University of Missouri-Columbia. "Aging in place preserves seniors' independence, reduces care costs, researchers find." ScienceDaily. www.sciencedaily.com/releases/2011/03/110307124816.htm (accessed July 29, 2014).

Share This




More Health & Medicine News

Tuesday, July 29, 2014

Featured Research

from universities, journals, and other organizations


Featured Videos

from AP, Reuters, AFP, and other news services

Deadly Ebola Virus Threatens West Africa

Deadly Ebola Virus Threatens West Africa

AP (July 28, 2014) West African nations and international health organizations are working to contain the largest Ebola outbreak in history. It's one of the deadliest diseases known to man, but the CDC says it's unlikely to spread in the U.S. (July 28) Video provided by AP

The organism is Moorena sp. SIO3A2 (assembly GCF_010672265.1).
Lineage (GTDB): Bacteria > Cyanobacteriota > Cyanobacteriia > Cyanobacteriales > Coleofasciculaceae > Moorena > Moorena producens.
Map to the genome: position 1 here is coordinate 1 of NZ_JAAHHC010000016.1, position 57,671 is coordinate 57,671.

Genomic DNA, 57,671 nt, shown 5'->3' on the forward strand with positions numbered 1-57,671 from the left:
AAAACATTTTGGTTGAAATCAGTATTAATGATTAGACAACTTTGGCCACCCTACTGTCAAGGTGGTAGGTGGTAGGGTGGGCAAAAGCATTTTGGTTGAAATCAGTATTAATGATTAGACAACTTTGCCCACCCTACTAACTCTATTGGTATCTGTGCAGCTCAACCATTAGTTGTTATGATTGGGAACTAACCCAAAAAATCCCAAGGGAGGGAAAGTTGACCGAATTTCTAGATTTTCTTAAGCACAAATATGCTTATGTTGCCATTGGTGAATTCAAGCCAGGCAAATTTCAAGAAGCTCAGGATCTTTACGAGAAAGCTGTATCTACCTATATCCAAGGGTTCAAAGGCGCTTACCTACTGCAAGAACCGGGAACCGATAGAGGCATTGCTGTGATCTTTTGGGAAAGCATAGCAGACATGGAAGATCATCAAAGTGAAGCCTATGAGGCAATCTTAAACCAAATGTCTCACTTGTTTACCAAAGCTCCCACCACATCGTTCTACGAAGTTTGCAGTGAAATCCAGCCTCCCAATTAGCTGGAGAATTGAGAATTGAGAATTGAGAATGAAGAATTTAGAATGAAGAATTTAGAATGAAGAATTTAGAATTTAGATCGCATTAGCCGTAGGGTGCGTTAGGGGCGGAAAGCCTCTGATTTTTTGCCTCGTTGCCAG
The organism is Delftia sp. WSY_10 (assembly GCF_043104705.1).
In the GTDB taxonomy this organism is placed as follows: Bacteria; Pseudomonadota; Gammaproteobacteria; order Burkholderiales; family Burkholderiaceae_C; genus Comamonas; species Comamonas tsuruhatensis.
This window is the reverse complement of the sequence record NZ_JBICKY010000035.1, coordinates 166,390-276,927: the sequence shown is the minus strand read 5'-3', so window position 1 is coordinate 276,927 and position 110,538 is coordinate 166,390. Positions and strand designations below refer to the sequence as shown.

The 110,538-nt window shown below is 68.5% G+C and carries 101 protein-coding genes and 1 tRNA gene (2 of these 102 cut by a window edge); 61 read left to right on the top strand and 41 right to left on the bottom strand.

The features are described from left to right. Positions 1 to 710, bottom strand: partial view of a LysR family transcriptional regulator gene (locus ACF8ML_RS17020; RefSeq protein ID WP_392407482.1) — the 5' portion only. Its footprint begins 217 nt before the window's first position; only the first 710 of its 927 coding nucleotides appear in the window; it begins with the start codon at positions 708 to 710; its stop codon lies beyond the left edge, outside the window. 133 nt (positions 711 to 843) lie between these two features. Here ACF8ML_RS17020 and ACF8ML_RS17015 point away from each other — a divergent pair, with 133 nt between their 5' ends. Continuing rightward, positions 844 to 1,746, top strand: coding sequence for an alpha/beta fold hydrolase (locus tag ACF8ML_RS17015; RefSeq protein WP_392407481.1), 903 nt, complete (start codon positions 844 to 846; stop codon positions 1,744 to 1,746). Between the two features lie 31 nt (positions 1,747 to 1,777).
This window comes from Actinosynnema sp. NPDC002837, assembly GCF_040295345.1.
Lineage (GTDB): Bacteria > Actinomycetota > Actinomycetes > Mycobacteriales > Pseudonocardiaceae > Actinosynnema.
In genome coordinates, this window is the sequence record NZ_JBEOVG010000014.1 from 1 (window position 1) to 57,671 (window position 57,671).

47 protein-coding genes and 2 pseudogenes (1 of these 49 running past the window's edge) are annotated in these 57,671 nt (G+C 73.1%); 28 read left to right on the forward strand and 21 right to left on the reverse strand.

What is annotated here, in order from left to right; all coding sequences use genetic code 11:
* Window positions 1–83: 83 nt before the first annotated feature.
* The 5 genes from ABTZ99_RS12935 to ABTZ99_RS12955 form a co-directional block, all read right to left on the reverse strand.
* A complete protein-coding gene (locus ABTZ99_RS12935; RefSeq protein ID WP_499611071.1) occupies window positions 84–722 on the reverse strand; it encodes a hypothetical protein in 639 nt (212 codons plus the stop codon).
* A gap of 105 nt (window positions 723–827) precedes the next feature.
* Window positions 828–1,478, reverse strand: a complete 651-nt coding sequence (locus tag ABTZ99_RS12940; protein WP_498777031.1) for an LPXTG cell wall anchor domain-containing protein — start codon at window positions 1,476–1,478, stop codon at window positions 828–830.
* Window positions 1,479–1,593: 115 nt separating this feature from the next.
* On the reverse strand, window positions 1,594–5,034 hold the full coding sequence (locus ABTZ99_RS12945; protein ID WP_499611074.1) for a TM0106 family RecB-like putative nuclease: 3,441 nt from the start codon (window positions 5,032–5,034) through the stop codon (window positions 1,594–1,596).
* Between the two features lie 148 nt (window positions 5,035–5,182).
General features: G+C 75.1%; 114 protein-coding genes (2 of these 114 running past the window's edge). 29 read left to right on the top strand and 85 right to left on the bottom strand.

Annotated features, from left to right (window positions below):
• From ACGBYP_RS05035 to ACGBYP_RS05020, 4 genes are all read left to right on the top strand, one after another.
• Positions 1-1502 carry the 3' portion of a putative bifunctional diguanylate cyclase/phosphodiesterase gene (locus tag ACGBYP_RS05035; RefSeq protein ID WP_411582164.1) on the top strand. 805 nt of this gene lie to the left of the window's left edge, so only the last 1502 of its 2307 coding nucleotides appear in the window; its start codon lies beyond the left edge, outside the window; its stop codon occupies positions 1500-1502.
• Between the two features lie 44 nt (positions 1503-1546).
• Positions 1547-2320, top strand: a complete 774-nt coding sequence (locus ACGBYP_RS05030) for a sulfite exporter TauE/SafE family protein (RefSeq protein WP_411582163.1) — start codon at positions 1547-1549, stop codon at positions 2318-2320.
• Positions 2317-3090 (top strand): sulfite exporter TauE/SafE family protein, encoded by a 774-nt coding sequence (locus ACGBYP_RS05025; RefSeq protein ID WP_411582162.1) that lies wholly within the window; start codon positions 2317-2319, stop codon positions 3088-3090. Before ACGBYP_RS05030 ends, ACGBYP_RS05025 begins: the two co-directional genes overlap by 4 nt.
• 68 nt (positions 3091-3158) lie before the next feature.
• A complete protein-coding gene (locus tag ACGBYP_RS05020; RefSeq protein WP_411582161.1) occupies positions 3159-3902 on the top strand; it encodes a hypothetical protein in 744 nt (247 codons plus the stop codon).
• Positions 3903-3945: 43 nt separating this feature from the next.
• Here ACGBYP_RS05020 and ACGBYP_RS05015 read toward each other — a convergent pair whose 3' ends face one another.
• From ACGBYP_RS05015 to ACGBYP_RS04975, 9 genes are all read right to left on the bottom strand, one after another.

Powered by NewsLook.com
$15B Deal on Vets' Health Care Reached

$15B Deal on Vets' Health Care Reached

AP (July 28, 2014) A bipartisan deal to improve veterans health care would authorize at least $15 billion in emergency spending to fix a veterans program scandalized by long patient wait times and falsified records. (July 28) Video provided by AP
Powered by NewsLook.com
Two Americans Contract Ebola in Liberia

Two Americans Contract Ebola in Liberia

Reuters - US Online Video (July 28, 2014) Two American aid workers in Liberia test positive for Ebola while working to combat the deadliest outbreak of the virus ever. Linda So reports. Video provided by Reuters
Powered by NewsLook.com
Traditional African Dishes Teach Healthy Eating

Traditional African Dishes Teach Healthy Eating